The approach of the America Votes coalition is truly remarkable. And the fact that every American – let alone your liberal and progressive friend; you know, the one who thinks all is lost – hasn't heard about it should make your jaw drop.

In America Votes' first coordinated wave of bus trips to crucial battleground states, information was collected on the issues of greatest concern to voters in a particular area. For example, in the first wave, a few busloads of volunteers went to places like Montgomery County, the suburbs of Philadelphia, to catalog individual voters’ concerns which were stored in a database and evaluated. While the majority of voters in this county are registered Republicans, they voted overwhelmingly for Al Gore in 2000. Montgomery County has an issue-based electorate. Based on the data collected on the first wave, the organizers concluded that the main concern of voters in Montgomery County is the environment – or, to be more specific, clean water and air.

Once that determination was made from the collected information, a second wave, last Saturday's group, was sponsored by the organization whose expertise best matches the concerns of the area – in the case of Montgomery County it was the League of Conservation Voters (LCV). Johanna and the others were sent out to distribute appropriate literature and to gauge which issues were paramount and which candidate voters favored – if any. So, armed with data that showed a majority of Montgomery residents are concerned about a clean environment in the context of other election topics like national security and special interests, the LCV tailored the pamphlets to these concerns.

The LCV pamphlet explained that Bush was in the pocket of Big Oil, and that a Kerry presidency would lead America to a healthier environmental future – Kerry would push for alternative energy sources, which would in turn make America safer as it would reduce our reliance on petroleum from Middle-East countries with dicatorships.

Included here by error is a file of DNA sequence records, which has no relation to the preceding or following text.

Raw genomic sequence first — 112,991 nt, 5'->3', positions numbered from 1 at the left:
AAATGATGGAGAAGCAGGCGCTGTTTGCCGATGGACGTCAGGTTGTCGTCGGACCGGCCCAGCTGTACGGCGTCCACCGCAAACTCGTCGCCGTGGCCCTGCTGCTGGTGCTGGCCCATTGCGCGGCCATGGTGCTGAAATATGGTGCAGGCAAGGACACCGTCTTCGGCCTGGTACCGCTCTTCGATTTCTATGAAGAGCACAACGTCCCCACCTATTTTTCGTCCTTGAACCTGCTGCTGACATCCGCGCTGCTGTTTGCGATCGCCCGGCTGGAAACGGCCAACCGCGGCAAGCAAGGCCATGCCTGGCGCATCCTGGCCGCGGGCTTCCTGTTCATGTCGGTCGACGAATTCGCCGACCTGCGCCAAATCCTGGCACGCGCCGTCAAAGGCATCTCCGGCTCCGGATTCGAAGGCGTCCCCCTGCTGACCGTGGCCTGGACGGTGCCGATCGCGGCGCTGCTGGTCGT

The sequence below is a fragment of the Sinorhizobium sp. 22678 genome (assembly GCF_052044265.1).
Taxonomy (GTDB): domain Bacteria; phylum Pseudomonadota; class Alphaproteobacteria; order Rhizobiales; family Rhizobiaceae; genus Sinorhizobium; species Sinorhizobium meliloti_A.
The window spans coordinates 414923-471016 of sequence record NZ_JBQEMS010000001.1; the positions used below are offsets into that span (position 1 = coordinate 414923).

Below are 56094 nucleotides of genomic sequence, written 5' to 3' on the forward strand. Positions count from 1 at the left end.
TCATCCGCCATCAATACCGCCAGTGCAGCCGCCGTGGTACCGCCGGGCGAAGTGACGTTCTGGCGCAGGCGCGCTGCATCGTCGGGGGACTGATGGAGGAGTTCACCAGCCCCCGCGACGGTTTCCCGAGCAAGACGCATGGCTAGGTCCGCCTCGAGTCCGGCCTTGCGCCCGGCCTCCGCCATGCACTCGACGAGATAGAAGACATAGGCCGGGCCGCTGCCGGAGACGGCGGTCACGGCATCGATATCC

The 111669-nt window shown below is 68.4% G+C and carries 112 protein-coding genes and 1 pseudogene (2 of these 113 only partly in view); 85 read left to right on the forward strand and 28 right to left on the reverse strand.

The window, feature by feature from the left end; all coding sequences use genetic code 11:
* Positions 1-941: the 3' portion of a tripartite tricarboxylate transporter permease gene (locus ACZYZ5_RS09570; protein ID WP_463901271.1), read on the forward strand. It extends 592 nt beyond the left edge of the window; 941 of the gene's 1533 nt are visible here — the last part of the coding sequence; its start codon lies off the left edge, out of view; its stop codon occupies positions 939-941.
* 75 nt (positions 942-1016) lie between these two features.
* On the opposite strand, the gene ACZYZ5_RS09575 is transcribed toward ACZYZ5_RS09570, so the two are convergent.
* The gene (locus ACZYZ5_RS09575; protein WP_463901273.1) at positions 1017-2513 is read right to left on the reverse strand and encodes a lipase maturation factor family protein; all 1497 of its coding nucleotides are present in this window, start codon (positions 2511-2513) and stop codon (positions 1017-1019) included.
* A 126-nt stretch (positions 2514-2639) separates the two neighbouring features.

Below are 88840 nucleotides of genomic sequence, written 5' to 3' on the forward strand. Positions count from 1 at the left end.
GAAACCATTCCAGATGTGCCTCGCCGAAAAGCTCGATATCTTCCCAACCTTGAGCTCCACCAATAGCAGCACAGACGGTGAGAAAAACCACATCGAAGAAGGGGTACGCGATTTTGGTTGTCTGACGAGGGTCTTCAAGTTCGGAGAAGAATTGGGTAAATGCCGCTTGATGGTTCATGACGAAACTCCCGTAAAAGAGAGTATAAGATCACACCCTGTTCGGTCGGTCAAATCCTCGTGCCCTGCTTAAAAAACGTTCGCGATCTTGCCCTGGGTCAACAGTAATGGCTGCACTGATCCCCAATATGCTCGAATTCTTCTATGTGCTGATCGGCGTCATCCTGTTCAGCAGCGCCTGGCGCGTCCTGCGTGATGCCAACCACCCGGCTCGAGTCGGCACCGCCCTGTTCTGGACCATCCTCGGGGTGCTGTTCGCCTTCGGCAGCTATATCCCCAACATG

The next voter mobilization wave will consist of phone calls to voters based on the information Johanna’s group and previous “waves” collected – calls to those who are leaning toward or are strongly for Kerry to assist them in the registration process and to let them know where they can vote. The final push from the America Votes coalition takes place November 2, when these voters will be offered locally-organized rides to and from the voting booths.

This way, as Koch put it, "We employ our resources better. We leave each voter with one piece of literature instead of six like before." The result is a major success in addressing America's ongoing voter apathy problem. According to Alan Charney, the National Political Director of U.S. Action, a member of the America Votes coalition who would address Johanna's group later on, "What's going on under the radar, what you don't see if you just watch TV or read the papers, is that 3.5 million new voters will be registered and in contact by October 4. That's the largest expansion in U.S. voter rolls since 18-year-olds got the vote and maybe since the 19th Amendment gave women the vote." At the end of his speech Andy told the canvassers that they would be met by a special surprise guest at the union hall.